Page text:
A property developer finds the English countryside a dangerous place...
Giles Whicker walked over to the pub and looked up at the sign over the door. It bore a primitive depiction of a man’s head, the eyes looking straight out at the viewer. The face was bearded and cruel. Underneath in careful sign-writer’s script was the name; The John Barleycorn. On looking closer Giles realised that the head had been severed from its torso. The pub itself belied its gruesome signage. It was of a timber frame construction with a thatched roof and leaded windows. Giles was standing in front of the massive oak door studded with ironwork, wondering how many hundreds of years old it was, when suddenly it swung open. The burly bald-headed man who stood in the doorway gave a start of surprise on seeing Giles, and then a friendly grin.
“Well, well, that was good timing!” He stood there beaming at Giles like a long lost friend.
“Sorry?” Giles was slightly taken aback.
“Opening time! Couldn’t wait eh? Come in, come in!” The man pushed a wooden wedge under the door with his foot and then turned and led the way in. His manner was so friendly and natural that Giles followed him without hesitation.
The pub was dimly lit and filled with the pungent smell of stale beer and tobacco smoke. The décor was a mixture of dark wood, horse brasses and hunting prints. There was already a man sitting at the bar with a half-finished pint of beer in front of him. He turned as Giles reached the bar.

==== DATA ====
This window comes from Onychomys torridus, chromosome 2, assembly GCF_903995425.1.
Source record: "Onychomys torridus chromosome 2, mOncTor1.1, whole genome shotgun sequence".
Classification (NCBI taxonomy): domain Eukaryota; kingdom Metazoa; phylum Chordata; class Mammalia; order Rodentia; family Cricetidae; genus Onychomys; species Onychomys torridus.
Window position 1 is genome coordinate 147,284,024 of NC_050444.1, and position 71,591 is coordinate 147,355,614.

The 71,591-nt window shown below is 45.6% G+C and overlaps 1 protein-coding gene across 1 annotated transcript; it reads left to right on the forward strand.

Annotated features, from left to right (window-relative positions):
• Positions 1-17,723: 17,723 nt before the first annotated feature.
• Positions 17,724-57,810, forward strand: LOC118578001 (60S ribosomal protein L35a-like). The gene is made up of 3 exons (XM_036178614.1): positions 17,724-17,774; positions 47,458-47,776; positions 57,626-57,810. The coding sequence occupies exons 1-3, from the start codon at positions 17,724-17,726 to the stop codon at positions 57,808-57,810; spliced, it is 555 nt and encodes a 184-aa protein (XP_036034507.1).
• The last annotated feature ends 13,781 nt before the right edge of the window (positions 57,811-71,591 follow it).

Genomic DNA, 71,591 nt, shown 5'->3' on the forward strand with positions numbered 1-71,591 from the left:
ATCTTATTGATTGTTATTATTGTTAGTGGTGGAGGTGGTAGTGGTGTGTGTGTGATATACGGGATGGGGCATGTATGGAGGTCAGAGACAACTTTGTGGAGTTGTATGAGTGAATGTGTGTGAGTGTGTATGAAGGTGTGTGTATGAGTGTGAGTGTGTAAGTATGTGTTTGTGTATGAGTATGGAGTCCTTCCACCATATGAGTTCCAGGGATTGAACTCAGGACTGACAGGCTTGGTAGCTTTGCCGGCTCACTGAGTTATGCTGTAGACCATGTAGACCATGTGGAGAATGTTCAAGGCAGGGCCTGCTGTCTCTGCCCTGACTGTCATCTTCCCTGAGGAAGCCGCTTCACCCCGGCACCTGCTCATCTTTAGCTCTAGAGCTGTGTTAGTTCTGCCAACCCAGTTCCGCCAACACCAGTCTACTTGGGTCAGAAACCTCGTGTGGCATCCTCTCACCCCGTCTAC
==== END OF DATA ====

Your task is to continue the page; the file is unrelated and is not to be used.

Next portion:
“Morning.” The man nodded and raised his glass to his lips. He was an old man but it was hard to determine his exact age. His face was heavily lined and darkened by a lifetime of working outdoors. He wore an old donkey jacket and a flat cap.
“What can I get you?” The landlord had appeared behind the bar, the friendly welcoming smile still on his face.
“Oh, how about a pint of your best?” Giles suddenly realised he had a thirst.
“A very good choice sir!” The landlord reached for a glass and started to pull the pint. Giles was not familiar with any of the brands displayed on the taps. It was a Free House, then. Giles nodded approvingly. He couldn’t wait to tell them about this place in the office on Monday. A lot of the chaps had invested in second homes in the country, but none of them had managed to find a place as unspoilt as this.
“Just passing through? That’ll be one ninety five.” The landlord placed a glass of dark ale with a foaming head on to the bar.
“Yes, from London.” Giles paid the money and took a swallow of the beer. It was good.
“Don’t get many foreigners round here, do we Walter?” The landlord’s smile seemed permanently fixed to his face.
“No, can’t say as we do, Maurice.” Walter was far less expressive.
“Really? I find that hard to believe. I mean it’s such a beautiful spot. Don’t you get a lot of people looking for property around here?”
“No, not at all.” Maurice shook his head and pulled a face that expressed mystification, as though the thought had never occurred to him.
“So you don’t have a lot of holiday homes in the village?” An idea was forming in Giles’ brain. He carefully turned the conversation towards the subject of house prices. Although Maurice and Walter were vaguely aware of the property boom they seemed to regard it as something that didn’t affect them.
“But it’s a big issue in the country side!” Giles exclaimed, “Outsiders buying all the houses, driving prices up so the locals can’t afford to buy, young people leaving in droves!” Maurice and Walter seemed puzzled.
“Can’t say as I’ve noticed any of that round here.” Walter was unimpressed.